• Governors kept an eye on the support for more vulnerable students and the well-being of staff, ensuring that appropriate support was in place. Acknowledging the national increase in mental health issues following the covid pandemic, the link governor for mental health has helped to ensure that this remains a consideration in strategic planning and allocation of resources at a time when there are many competing calls. The lead governor for safeguarding has deep knowledge of the wider system charged with safeguarding and supporting children and uses this to support the school’s safeguarding lead effectively – for example in developing and updating policies and ensuring compliance with relevant requirements. The lead governor for safeguarding meets termly with the safeguarding lead and is also the lead governor for attendance, ensuring joined up governor oversight of these, often related, areas.
  • Regular monitoring visits by the link governor for health & safety has given confidence that the school premises are safe and compliant, and that necessary remedial works are scheduled, and that the school has appropriate processes for dealing with and reviewing any accidents or near-misses.
  • Governors contributed to new teacher appointments by sitting on interview panels.
  • As policies came up for review, Committees considered whether they continue to have a purpose and are effective.

Financial Performance and Best Value: What difference has governance made?

  • Regular monitoring of budget variances, key performance indicators and cashflow ensure school finances are understood and managed proactively. A monthly finance report is produced by the Business Manager and circulated for governor scrutiny outside of regular committee meetings.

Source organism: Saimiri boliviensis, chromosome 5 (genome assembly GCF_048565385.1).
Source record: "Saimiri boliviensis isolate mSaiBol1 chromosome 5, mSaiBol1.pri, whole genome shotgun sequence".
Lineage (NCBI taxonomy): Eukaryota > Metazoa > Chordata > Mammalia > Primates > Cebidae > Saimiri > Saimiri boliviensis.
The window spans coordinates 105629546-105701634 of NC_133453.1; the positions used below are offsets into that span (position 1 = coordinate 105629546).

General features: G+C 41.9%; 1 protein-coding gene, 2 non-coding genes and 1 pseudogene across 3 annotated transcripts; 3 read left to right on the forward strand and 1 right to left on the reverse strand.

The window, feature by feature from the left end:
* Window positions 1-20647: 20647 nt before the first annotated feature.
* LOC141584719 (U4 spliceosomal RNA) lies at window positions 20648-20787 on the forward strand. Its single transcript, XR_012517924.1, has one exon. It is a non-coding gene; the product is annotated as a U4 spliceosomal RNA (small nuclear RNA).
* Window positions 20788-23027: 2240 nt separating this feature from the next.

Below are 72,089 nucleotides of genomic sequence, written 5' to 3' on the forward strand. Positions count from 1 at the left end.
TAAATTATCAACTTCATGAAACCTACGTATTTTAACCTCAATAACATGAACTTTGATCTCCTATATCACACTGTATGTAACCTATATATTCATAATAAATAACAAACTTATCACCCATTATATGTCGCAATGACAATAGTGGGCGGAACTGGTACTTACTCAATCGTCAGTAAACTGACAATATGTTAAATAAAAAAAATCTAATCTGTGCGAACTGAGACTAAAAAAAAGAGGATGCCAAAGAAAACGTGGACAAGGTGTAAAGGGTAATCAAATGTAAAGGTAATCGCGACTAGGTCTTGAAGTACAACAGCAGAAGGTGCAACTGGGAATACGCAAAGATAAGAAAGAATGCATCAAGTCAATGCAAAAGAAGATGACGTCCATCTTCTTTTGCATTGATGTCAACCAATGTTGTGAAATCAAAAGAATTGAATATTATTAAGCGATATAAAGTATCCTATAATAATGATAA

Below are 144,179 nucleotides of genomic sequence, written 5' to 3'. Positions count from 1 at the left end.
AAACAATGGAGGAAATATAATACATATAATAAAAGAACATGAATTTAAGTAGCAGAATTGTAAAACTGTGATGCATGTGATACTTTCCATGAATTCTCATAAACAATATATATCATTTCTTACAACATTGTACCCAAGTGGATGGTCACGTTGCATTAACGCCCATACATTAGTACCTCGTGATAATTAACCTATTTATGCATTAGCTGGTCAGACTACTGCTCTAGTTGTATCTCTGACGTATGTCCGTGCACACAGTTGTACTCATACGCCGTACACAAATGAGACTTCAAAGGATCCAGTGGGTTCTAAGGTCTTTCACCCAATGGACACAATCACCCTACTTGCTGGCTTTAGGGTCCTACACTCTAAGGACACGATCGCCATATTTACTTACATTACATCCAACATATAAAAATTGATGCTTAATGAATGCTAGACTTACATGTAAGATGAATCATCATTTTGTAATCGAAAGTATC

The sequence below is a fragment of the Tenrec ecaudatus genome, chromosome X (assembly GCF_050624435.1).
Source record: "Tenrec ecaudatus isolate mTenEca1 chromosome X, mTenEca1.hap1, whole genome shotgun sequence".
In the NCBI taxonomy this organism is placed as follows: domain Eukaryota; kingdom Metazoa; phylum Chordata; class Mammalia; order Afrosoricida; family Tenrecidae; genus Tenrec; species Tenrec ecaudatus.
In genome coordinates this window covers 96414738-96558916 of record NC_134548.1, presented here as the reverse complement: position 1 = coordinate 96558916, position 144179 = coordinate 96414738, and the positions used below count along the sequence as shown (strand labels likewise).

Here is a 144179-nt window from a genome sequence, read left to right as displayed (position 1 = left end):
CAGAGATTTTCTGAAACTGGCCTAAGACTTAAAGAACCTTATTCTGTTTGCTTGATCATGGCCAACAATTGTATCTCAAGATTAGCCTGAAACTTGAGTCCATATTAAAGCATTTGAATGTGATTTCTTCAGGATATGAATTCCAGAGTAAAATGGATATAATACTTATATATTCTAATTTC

• Governor expertise and questioning have assisted in matters relating to school premises, in refining the three-year budget, in ensuring that the school benefits from available funding and in ensuring that plans are in place for the destruction of records in accordance with the data retention policy.
  • Governors have ensured the school’s financial procedures and policies continue to comply with rules set by the Educations & Skills Funding Agency and other bodies.

Audit, Scrutiny and Oversight: What difference has governance made?

The Audit and Risk Committee has:

  • Directed the Trust’s programme of internal scrutiny
  • Ensured risks are being addressed appropriately
  • Reported on the adequacy of the Trust internal control framework
  • Conducted ongoing review of the school’s risk register thereby ensuring that risks are appropriately prioritised and actioned.
  • Undertaken a review of internal and external auditor arrangements including the re-tendering of auditor’s contracts.

Committees assessed how well risks on the Risk Register are being managed, reinforcing the importance of actively managing risks to reduce the likelihood and impact of an identified risk occurring.

Governors have reviewed concerns and complaints, and have convened panels to review exclusions as appropriate over the course of the year.

Details of our governance arrangements, the composition of our Board of Governors, meeting attendance and minutes can be found on the governance page of our website.